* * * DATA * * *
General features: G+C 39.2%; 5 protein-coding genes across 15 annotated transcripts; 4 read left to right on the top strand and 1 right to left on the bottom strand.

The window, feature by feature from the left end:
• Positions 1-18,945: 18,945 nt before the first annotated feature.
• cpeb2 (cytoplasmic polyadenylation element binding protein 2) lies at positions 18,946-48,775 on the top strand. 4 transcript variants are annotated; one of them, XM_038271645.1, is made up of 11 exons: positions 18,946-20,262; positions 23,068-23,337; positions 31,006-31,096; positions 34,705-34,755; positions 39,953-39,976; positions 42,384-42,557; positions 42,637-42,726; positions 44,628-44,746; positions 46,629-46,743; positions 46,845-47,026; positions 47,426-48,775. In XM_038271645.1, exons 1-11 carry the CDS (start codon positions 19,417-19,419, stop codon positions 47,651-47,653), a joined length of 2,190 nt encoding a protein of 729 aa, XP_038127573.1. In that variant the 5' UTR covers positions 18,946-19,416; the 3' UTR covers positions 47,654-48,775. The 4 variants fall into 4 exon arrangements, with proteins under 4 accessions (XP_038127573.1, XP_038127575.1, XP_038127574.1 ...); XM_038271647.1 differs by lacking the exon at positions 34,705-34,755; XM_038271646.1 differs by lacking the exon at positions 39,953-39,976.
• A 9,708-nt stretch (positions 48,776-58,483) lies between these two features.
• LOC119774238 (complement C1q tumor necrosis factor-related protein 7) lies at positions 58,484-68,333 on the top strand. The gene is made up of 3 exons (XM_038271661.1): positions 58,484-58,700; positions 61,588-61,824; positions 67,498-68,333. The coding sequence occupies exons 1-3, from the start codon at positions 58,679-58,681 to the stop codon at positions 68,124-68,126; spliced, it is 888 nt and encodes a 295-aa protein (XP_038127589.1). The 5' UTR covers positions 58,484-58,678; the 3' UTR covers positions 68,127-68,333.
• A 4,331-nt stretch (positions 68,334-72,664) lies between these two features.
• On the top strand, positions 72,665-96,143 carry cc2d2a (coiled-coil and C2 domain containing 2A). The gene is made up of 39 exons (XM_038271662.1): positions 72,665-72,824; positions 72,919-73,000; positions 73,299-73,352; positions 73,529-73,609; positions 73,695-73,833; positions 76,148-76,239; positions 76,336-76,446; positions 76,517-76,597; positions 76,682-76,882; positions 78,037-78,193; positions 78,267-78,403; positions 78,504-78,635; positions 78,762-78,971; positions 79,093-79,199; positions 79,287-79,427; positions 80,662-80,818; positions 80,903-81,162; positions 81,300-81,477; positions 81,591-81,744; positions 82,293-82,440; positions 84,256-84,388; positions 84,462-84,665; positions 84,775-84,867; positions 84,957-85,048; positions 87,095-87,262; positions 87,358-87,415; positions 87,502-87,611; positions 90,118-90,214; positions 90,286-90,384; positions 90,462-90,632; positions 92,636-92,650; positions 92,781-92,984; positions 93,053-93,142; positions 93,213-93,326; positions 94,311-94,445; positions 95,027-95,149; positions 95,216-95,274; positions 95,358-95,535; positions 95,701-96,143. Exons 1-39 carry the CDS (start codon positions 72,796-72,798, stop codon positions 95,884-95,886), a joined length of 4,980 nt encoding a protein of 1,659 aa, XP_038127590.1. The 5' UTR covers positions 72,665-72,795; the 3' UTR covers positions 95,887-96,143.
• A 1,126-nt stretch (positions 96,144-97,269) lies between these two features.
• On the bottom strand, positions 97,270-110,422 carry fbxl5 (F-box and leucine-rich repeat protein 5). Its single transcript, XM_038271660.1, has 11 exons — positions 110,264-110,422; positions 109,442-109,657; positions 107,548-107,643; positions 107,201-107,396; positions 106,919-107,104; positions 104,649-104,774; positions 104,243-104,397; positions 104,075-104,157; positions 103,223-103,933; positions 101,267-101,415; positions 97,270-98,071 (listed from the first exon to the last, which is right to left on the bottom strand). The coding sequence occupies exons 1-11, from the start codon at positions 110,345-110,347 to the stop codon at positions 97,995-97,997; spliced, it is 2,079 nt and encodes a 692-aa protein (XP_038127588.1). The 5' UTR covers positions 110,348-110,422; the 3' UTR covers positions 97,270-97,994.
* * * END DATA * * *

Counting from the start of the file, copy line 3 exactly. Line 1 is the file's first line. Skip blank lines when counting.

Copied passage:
• Positions 1-18,945: 18,945 nt before the first annotated feature.